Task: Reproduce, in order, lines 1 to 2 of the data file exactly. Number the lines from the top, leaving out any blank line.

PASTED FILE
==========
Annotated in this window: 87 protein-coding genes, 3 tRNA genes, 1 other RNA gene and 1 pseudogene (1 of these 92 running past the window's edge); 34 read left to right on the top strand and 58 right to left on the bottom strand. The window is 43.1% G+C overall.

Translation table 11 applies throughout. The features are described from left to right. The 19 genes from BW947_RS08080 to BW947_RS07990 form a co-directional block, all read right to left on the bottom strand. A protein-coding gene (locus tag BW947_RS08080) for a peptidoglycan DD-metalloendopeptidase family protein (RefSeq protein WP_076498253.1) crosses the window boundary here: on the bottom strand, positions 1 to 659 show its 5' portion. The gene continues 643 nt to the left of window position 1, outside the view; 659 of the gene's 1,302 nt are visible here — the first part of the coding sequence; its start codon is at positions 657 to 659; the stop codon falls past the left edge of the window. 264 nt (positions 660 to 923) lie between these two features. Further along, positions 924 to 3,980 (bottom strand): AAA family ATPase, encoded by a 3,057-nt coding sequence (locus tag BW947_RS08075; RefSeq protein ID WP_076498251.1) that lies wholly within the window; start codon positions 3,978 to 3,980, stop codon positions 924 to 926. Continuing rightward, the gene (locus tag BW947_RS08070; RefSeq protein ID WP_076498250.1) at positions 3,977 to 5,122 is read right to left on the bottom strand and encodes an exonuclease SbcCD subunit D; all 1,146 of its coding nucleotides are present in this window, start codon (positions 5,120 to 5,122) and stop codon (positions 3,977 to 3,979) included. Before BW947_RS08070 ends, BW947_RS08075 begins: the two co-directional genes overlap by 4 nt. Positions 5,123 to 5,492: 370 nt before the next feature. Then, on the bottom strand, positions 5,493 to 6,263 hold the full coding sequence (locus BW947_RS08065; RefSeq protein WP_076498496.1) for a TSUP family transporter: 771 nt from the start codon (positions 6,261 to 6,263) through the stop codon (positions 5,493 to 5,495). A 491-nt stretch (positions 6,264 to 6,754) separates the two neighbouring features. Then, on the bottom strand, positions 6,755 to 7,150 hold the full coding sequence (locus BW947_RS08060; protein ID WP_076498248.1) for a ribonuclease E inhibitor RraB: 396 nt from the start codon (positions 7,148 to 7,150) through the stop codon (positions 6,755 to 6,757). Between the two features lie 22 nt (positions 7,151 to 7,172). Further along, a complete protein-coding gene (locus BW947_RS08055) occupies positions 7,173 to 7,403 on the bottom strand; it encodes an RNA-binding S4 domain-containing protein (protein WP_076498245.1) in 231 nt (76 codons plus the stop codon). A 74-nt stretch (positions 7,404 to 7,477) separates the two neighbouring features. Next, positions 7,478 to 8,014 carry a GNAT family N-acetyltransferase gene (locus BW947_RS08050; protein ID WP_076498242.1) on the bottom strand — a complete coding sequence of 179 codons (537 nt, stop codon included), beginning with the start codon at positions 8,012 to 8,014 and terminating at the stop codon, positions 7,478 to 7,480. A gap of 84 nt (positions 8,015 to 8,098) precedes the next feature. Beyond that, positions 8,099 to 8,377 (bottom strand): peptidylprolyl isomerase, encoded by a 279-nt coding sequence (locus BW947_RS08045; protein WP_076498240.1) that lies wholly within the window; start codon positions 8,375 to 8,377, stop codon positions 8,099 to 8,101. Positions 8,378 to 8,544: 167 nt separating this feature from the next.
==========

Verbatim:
Annotated in this window: 87 protein-coding genes, 3 tRNA genes, 1 other RNA gene and 1 pseudogene (1 of these 92 running past the window's edge); 34 read left to right on the top strand and 58 right to left on the bottom strand. The window is 43.1% G+C overall.

Translation table 11 applies throughout. The features are described from left to right. The 19 genes from BW947_RS08080 to BW947_RS07990 form a co-directional block, all read right to left on the bottom strand. A protein-coding gene (locus tag BW947_RS08080) for a peptidoglycan DD-metalloendopeptidase family protein (RefSeq protein WP_076498253.1) crosses the window boundary here: on the bottom strand, positions 1 to 659 show its 5' portion. The gene continues 643 nt to the left of window position 1, outside the view; 659 of the gene's 1,302 nt are visible here — the first part of the coding sequence; its start codon is at positions 657 to 659; the stop codon falls past the left edge of the window. 264 nt (positions 660 to 923) lie between these two features. Further along, positions 924 to 3,980 (bottom strand): AAA family ATPase, encoded by a 3,057-nt coding sequence (locus tag BW947_RS08075; RefSeq protein ID WP_076498251.1) that lies wholly within the window; start codon positions 3,978 to 3,980, stop codon positions 924 to 926. Continuing rightward, the gene (locus tag BW947_RS08070; RefSeq protein ID WP_076498250.1) at positions 3,977 to 5,122 is read right to left on the bottom strand and encodes an exonuclease SbcCD subunit D; all 1,146 of its coding nucleotides are present in this window, start codon (positions 5,120 to 5,122) and stop codon (positions 3,977 to 3,979) included. Before BW947_RS08070 ends, BW947_RS08075 begins: the two co-directional genes overlap by 4 nt. Positions 5,123 to 5,492: 370 nt before the next feature. Then, on the bottom strand, positions 5,493 to 6,263 hold the full coding sequence (locus BW947_RS08065; RefSeq protein WP_076498496.1) for a TSUP family transporter: 771 nt from the start codon (positions 6,261 to 6,263) through the stop codon (positions 5,493 to 5,495). A 491-nt stretch (positions 6,264 to 6,754) separates the two neighbouring features. Then, on the bottom strand, positions 6,755 to 7,150 hold the full coding sequence (locus BW947_RS08060; protein ID WP_076498248.1) for a ribonuclease E inhibitor RraB: 396 nt from the start codon (positions 7,148 to 7,150) through the stop codon (positions 6,755 to 6,757). Between the two features lie 22 nt (positions 7,151 to 7,172). Further along, a complete protein-coding gene (locus BW947_RS08055) occupies positions 7,173 to 7,403 on the bottom strand; it encodes an RNA-binding S4 domain-containing protein (protein WP_076498245.1) in 231 nt (76 codons plus the stop codon). A 74-nt stretch (positions 7,404 to 7,477) separates the two neighbouring features. Next, positions 7,478 to 8,014 carry a GNAT family N-acetyltransferase gene (locus BW947_RS08050; protein ID WP_076498242.1) on the bottom strand — a complete coding sequence of 179 codons (537 nt, stop codon included), beginning with the start codon at positions 8,012 to 8,014 and terminating at the stop codon, positions 7,478 to 7,480. A gap of 84 nt (positions 8,015 to 8,098) precedes the next feature. Beyond that, positions 8,099 to 8,377 (bottom strand): peptidylprolyl isomerase, encoded by a 279-nt coding sequence (locus BW947_RS08045; protein WP_076498240.1) that lies wholly within the window; start codon positions 8,375 to 8,377, stop codon positions 8,099 to 8,101. Positions 8,378 to 8,544: 167 nt separating this feature from the next.